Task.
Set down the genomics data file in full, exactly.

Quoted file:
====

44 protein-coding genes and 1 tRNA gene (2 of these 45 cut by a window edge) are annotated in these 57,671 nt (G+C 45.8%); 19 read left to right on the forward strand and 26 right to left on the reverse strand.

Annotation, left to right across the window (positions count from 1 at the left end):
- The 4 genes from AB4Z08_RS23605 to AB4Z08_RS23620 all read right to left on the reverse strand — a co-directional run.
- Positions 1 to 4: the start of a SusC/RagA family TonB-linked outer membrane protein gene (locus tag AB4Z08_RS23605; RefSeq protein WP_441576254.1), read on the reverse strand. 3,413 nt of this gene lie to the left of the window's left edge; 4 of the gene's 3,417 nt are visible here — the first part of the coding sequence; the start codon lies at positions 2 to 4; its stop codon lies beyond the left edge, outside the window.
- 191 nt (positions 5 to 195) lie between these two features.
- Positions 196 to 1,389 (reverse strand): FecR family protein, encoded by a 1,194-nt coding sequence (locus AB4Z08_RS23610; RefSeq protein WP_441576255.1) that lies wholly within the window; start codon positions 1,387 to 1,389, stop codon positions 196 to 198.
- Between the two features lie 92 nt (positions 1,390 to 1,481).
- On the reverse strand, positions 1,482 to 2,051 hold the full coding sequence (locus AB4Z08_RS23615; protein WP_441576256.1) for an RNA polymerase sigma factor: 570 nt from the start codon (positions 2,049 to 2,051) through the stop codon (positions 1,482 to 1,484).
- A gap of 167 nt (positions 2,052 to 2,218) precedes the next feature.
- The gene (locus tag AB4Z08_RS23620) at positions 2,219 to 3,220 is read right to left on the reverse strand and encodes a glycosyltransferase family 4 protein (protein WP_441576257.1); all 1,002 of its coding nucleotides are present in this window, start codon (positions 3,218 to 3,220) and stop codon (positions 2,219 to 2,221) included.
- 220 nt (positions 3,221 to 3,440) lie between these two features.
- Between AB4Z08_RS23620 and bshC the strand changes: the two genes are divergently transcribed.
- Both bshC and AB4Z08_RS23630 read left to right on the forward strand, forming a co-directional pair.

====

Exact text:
44 protein-coding genes and 1 tRNA gene (2 of these 45 cut by a window edge) are annotated in these 57,671 nt (G+C 45.8%); 19 read left to right on the forward strand and 26 right to left on the reverse strand.

Annotation, left to right across the window (positions count from 1 at the left end):
- The 4 genes from AB4Z08_RS23605 to AB4Z08_RS23620 all read right to left on the reverse strand — a co-directional run.
- Positions 1 to 4: the start of a SusC/RagA family TonB-linked outer membrane protein gene (locus tag AB4Z08_RS23605; RefSeq protein WP_441576254.1), read on the reverse strand. 3,413 nt of this gene lie to the left of the window's left edge; 4 of the gene's 3,417 nt are visible here — the first part of the coding sequence; the start codon lies at positions 2 to 4; its stop codon lies beyond the left edge, outside the window.
- 191 nt (positions 5 to 195) lie between these two features.
- Positions 196 to 1,389 (reverse strand): FecR family protein, encoded by a 1,194-nt coding sequence (locus AB4Z08_RS23610; RefSeq protein WP_441576255.1) that lies wholly within the window; start codon positions 1,387 to 1,389, stop codon positions 196 to 198.
- Between the two features lie 92 nt (positions 1,390 to 1,481).
- On the reverse strand, positions 1,482 to 2,051 hold the full coding sequence (locus AB4Z08_RS23615; protein WP_441576256.1) for an RNA polymerase sigma factor: 570 nt from the start codon (positions 2,049 to 2,051) through the stop codon (positions 1,482 to 1,484).
- A gap of 167 nt (positions 2,052 to 2,218) precedes the next feature.
- The gene (locus tag AB4Z08_RS23620) at positions 2,219 to 3,220 is read right to left on the reverse strand and encodes a glycosyltransferase family 4 protein (protein WP_441576257.1); all 1,002 of its coding nucleotides are present in this window, start codon (positions 3,218 to 3,220) and stop codon (positions 2,219 to 2,221) included.
- 220 nt (positions 3,221 to 3,440) lie between these two features.
- Between AB4Z08_RS23620 and bshC the strand changes: the two genes are divergently transcribed.
- Both bshC and AB4Z08_RS23630 read left to right on the forward strand, forming a co-directional pair.